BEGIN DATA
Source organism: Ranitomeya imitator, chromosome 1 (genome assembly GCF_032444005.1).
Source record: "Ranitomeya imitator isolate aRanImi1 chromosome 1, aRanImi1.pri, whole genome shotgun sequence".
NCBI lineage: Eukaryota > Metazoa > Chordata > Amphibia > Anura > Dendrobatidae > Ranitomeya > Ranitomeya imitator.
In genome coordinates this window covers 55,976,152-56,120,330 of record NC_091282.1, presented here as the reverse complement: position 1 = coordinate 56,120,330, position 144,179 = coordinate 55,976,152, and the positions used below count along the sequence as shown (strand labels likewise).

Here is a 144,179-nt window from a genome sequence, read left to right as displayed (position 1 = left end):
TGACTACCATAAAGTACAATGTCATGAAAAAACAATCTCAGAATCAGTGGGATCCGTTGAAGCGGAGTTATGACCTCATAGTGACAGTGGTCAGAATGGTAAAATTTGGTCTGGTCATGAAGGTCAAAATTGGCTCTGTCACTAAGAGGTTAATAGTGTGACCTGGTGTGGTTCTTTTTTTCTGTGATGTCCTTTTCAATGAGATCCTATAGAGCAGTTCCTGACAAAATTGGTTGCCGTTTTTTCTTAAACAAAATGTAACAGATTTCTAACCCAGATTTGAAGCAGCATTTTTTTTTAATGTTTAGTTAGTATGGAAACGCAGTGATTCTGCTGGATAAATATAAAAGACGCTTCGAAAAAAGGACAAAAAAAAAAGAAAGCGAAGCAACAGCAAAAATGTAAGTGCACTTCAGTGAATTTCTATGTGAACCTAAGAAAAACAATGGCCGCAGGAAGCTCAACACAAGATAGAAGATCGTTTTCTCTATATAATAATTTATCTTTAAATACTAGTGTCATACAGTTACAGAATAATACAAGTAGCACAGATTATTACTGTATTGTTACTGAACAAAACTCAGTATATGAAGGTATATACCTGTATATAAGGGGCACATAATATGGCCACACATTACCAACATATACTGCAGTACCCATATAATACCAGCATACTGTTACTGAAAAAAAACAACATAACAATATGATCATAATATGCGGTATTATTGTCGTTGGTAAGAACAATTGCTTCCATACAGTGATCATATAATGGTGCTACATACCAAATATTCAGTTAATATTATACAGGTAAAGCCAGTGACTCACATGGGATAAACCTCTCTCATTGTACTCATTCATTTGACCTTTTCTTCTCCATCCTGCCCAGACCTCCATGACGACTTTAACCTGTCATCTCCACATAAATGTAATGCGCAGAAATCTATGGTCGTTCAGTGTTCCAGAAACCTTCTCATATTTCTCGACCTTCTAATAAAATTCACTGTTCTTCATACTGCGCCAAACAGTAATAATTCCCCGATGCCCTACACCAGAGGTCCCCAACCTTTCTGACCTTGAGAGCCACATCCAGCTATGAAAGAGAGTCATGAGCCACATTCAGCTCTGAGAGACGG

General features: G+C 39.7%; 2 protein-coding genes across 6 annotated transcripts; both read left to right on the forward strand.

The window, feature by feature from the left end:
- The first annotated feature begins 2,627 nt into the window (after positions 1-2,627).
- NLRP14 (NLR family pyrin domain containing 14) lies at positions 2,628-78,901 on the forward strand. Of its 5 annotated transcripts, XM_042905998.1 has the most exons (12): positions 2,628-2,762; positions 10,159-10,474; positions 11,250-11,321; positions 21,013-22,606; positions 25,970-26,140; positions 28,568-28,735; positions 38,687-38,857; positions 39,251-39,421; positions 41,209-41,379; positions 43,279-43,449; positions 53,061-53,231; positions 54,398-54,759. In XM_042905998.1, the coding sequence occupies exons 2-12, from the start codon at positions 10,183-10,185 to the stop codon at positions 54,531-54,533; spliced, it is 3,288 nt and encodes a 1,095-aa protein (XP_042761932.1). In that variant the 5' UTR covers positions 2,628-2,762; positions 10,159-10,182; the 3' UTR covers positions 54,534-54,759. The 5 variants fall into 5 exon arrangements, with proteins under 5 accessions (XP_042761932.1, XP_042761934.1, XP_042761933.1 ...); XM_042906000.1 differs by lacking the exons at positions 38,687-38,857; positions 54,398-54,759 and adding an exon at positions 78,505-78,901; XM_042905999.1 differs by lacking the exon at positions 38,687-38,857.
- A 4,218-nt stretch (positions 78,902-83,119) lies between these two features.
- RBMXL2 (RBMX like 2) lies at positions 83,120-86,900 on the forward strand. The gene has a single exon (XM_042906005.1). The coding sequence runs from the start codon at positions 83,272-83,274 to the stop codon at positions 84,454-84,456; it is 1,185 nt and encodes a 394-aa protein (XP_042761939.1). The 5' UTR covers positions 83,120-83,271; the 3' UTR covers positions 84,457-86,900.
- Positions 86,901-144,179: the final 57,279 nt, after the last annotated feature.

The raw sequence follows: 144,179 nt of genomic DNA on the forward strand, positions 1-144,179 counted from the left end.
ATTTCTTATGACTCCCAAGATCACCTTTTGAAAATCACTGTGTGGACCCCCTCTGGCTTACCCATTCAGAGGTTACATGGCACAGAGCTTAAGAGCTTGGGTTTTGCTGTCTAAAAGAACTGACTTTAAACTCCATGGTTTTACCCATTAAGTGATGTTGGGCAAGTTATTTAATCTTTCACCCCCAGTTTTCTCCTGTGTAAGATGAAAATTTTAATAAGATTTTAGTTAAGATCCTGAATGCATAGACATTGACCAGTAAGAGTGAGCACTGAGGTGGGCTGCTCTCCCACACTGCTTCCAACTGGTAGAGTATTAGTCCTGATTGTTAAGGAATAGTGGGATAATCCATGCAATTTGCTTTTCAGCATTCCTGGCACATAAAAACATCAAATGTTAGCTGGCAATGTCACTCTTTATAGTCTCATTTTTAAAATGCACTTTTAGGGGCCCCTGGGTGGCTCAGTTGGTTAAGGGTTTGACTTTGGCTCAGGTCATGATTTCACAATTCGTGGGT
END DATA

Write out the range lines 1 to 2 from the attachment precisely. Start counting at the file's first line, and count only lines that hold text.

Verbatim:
Source organism: Ranitomeya imitator, chromosome 1 (genome assembly GCF_032444005.1).
Source record: "Ranitomeya imitator isolate aRanImi1 chromosome 1, aRanImi1.pri, whole genome shotgun sequence".